Microsoft ended support for Windows Server 2003, and this has now exposed one fifth of the world’s websites to hackers and cyber criminals. The issue is that these websites are running on old Windows 2003 servers, and as they are no longer supported by Microsoft, this means they are no longer updated when a new security hole is uncovered, either by researchers or by hackers themselves. Despite the painfully obvious security flaws in running websites on old servers, especially those running 2003, many webmasters and site owners are oblivious to the issue, not least as many sites are themselves hosted through a managed contract and the owners are not directly in control of their websites.
Alost three-quarters of these websites, over 40 million, are running via IIS 6.0, which was available via 2003 (and also Windows XP 64 bit, however it is unlikely many sites are running on this). The big issue is that millions and millions of websites are running on unpatched, unsupported 2003 servers, and this is a ticking time bomb waiting for a major vulnerability to be uncovered.
Strangely and ironically enough, China and the US account for more than half of the servers running Windows Server 2003 (China has 169k 2003 servers, while the US has 166k). Alibaba, which recently floated on the stock exchange, itself is running over 24,000 servers using 2003, but more worrying, companies such as ING Direct are also using the outdated platform. Even more scary is that there are security companies using Windows Server 2003, such as eScan and Panda Security.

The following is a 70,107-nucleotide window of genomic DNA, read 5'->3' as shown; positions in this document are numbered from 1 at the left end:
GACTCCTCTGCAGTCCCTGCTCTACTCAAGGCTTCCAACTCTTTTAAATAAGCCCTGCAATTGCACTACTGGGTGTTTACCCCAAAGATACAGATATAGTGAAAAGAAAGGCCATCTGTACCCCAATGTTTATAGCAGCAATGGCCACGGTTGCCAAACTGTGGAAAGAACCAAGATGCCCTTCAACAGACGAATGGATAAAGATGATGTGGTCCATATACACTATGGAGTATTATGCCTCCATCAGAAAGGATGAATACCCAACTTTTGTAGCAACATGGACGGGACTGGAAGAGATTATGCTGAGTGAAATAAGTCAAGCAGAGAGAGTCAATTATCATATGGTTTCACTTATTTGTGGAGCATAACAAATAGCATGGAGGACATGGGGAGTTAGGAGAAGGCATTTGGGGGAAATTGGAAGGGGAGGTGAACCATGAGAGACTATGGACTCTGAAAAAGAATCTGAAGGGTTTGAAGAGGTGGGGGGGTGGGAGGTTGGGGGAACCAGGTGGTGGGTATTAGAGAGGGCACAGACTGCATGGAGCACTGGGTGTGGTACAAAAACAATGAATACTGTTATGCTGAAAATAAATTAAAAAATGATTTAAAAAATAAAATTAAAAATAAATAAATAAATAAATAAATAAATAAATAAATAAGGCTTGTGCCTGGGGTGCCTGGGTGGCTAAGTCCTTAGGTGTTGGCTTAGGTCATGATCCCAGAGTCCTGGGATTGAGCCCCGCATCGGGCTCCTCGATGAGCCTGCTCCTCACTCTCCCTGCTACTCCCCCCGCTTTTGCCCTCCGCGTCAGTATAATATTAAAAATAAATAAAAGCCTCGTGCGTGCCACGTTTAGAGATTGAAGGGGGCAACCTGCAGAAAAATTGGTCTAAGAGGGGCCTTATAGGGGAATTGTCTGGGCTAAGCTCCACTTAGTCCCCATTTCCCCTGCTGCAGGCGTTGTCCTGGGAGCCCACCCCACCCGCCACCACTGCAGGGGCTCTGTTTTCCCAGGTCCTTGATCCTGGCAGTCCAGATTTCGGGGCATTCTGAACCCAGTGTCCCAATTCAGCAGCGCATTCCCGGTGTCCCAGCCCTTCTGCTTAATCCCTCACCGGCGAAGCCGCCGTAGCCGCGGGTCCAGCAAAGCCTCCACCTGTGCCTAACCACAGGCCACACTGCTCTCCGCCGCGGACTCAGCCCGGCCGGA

There are reports and rumors that while Microsoft has ceased general support for 2003, some companies (and the US Navy) have paid millions of dollars to have customized support continue to be delivered. In any event, the majority of companies and organizations running Windows Server 2003 and XP are running them unsupported, unpatched and therefore fully exposed to any malicious exploit or technical glitch.
The recommendation is obviously to upgrade from Windows Server 2003 as quickly as possible, and Microsoft has laid out several migration paths, notably to Windows Server 2012 (2008 is still supported, but it is best to go for 2012 in this respect due to the expected extended life of the product compared to 2008).
In the meantime, with so many websites running on unsupported servers, the security issues are painfully obvious: hacks, data theft, malicious interference in operations, identify theft and much worse. That 20% of the websites currently live in the world are running on old, unsecure hardware is a crisis in itself, however it is unlikely to be resolved until some significant issue arises which then causes a mass migration off the platform. Unfortunately, by the time this occurs the damage is already likely to have been caused, and the consumer and website visitors are the ones most likely to be hit the hardest. The bottom line is that website users, especially those carrying out online transactions or sharing sensitive information, should be much more aware and cautious of who they are doing business with online.